Filter by keywords:



Filtering documents. Please wait...

1/7. strongyloides stercoralis: ultrastructural study of newly hatched larvae within human duodenal mucosa.

    AIM: To investigate the ultrastructural features of the newly hatched larvae of strongyloides stercoralis in human duodenal mucosa. methods: Duodenal biopsies from an AIDS patient were studied by transmission electron microscopy to investigate morphology, location, and host-worm relations of newly hatched larvae. RESULTS: Newly hatched larvae were found in the Lieberkuhn crypts within the tunnels formed by migration of parthenogenic females. Delimiting enterocytes were compressed. Release of larvae into the gut lumen was also documented. It was shown that both a thin and a thick membrane surrounded the eggs and larvae, as a tegument derived respectively from parasite and host. Segmentary spike-like waves, caused by contractures of worm body musculature, were observed on the surface of newly hatched larvae, and their intestinal lumen was closed and empty, with no budding microvilli. Immaturity of the cuticle and some degree immaturity of amphidial neurones were found, but there was no evidence of either immaturity or signs of damage to other structures. CONCLUSIONS: Newly hatched larvae of S stercoralis appear to be a non-feeding immature stage capable of active movement through the epithelium, causing mechanical damage. The tegument resulting from the thin and the thick membrane may protect the parasite and reduce any disadvantage caused by immaturity.
- - - - - - - - - -
ranking = 1
keywords = enterocytes
(Clic here for more details about this article)

2/7. Pulmonary and intestinal microsporidiosis in a patient with the acquired immunodeficiency syndrome.

    The microsporidian protozoan organism enterocytozoon bieneusi has been found in enterocytes of the small intestine in patients infected with human immunodeficiency virus, and it has been recognized as an important cause of chronic diarrhea in this patient group. We report the first case of a 41-yr-old man with acquired immunodeficiency syndrome in whom microsporidia were detected in bronchoalveolar lavage fluid, transbronchial lung biopsies, stool specimens, and ileal biopsies. He experienced chronic diarrhea, wasting syndrome, chronic cough, and dyspnea. His chest roentgenogram showed a small left posterobasal infiltrate and a small left pleural effusion. The histologic pattern of microsporidia in his bronchial and ileal tissue and the cellular inflammatory reaction with intraepithelial infiltration by lymphocytes were identical to findings described in duodenal and jejunal enterocytozoon bieneusi microsporidiosis. An association between the presence of microsporidia in the lung and the pulmonary symptoms has yet to be determined. It is not known whether pulmonary microsporidiosis was acquired by the aerosol route, by aspiration, or by hematogenous dissemination from the intestine.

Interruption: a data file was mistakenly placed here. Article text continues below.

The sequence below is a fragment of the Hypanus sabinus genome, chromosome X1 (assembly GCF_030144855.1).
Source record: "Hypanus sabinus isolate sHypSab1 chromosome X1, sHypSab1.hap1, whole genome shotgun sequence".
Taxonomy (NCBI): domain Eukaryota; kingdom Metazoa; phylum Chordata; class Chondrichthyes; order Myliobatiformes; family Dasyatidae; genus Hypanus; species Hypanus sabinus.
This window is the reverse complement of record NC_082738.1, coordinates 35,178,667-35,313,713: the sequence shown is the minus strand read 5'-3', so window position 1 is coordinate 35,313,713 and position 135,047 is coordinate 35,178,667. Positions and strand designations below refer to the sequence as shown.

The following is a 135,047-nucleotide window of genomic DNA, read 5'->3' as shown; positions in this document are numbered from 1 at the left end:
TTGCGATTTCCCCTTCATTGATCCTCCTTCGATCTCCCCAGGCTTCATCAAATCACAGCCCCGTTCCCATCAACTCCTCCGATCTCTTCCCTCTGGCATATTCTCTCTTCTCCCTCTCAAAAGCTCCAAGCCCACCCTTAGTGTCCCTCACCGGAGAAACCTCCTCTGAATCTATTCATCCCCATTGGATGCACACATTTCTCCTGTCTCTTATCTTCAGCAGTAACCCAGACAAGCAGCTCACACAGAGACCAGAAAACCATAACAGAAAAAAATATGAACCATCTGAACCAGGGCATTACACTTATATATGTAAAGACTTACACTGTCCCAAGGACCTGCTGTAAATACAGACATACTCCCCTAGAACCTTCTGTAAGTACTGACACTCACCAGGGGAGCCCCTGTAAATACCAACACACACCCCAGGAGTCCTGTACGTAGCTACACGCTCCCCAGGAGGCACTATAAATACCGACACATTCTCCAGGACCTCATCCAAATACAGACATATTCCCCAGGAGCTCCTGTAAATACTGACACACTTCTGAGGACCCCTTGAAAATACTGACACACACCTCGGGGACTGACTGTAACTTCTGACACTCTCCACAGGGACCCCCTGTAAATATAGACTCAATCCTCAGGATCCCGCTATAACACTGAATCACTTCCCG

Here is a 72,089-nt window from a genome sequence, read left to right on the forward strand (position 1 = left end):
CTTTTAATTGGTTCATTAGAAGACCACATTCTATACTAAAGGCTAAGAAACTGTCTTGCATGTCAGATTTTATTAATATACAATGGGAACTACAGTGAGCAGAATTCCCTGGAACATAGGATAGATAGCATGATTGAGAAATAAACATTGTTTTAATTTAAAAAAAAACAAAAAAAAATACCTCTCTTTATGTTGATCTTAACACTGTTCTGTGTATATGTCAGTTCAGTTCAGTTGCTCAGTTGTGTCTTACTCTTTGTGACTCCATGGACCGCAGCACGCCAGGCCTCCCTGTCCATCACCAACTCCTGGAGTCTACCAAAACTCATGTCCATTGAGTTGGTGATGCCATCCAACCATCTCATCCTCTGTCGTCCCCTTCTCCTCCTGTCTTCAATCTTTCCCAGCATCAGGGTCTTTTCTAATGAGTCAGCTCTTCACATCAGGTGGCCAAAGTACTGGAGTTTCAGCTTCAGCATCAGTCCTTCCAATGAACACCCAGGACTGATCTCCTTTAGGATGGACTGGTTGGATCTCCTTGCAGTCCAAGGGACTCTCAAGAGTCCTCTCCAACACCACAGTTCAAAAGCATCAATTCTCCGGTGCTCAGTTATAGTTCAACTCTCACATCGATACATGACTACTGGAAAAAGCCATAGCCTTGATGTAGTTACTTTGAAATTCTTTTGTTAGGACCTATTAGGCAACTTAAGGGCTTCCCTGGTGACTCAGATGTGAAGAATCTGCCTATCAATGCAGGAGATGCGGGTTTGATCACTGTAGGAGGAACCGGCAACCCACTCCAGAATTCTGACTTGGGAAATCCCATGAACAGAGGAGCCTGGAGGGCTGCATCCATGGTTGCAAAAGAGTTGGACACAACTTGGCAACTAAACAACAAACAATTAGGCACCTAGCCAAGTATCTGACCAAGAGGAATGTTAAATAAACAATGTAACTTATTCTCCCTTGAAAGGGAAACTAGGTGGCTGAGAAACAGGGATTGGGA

- - - - - - - - - -
ranking = 1
keywords = enterocytes
(Clic here for more details about this article)

3/7. A microsporidian previously undescribed in humans, infecting enterocytes and macrophages, and associated with diarrhea in an acquired immunodeficiency syndrome patient.

    To date, the only microsporidian that has been associated with diarrhea and weight loss in acquired immunodeficiency syndrome patients is the newly identified enterocytozoon bieneusi. A second species is now described that was associated with intestinal symptoms in a 32-year-old, human immunodeficiency virus- seropositive, Native American male homosexual. Stool studies and routine light microscopy of multiple small intestinal biopsies that showed atrophy with acute and chronic inflammation were without apparent pathogens. light microscopy of semi-thin plastic sections, cytochemical stains of paraffin sections, and ultrastructural studies revealed extensive microsporidial infection of enterocytes and submucosal macrophages. No other pathogens were identified. Unlike E bieneusi, this microsporidian appeared to develop within septated parasitophorous vacuoles, and lacked polar disks and clear clefts. It most closely resembled, but was distinguishable from, members of the genus encephalitozoon. awareness of the microsporidia as potential opportunists in acquired immunodeficiency syndrome patients is increasing the incidence of identification of these organisms.
- - - - - - - - - -
ranking = 5
keywords = enterocytes
(Clic here for more details about this article)

4/7. Intestinal microsporidiosis in a Chilean patient with acquired immunodeficiency syndrome (AIDS).